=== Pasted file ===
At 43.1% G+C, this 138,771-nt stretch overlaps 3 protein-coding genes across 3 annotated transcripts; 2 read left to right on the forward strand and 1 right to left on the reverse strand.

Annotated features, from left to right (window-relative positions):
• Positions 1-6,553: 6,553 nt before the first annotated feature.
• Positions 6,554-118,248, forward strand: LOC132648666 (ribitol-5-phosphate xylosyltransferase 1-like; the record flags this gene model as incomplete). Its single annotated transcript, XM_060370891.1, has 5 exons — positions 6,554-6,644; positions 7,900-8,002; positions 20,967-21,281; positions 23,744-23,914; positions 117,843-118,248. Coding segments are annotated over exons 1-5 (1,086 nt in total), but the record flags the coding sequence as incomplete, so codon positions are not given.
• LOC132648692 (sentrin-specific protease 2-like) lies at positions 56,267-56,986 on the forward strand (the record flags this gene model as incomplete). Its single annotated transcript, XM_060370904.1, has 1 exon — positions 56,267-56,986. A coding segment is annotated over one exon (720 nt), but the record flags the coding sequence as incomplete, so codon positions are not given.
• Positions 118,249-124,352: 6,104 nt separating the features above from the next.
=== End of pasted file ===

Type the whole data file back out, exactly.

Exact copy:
At 43.1% G+C, this 138,771-nt stretch overlaps 3 protein-coding genes across 3 annotated transcripts; 2 read left to right on the forward strand and 1 right to left on the reverse strand.

Annotated features, from left to right (window-relative positions):
• Positions 1-6,553: 6,553 nt before the first annotated feature.
• Positions 6,554-118,248, forward strand: LOC132648666 (ribitol-5-phosphate xylosyltransferase 1-like; the record flags this gene model as incomplete). Its single annotated transcript, XM_060370891.1, has 5 exons — positions 6,554-6,644; positions 7,900-8,002; positions 20,967-21,281; positions 23,744-23,914; positions 117,843-118,248. Coding segments are annotated over exons 1-5 (1,086 nt in total), but the record flags the coding sequence as incomplete, so codon positions are not given.
• LOC132648692 (sentrin-specific protease 2-like) lies at positions 56,267-56,986 on the forward strand (the record flags this gene model as incomplete). Its single annotated transcript, XM_060370904.1, has 1 exon — positions 56,267-56,986. A coding segment is annotated over one exon (720 nt), but the record flags the coding sequence as incomplete, so codon positions are not given.
• Positions 118,249-124,352: 6,104 nt separating the features above from the next.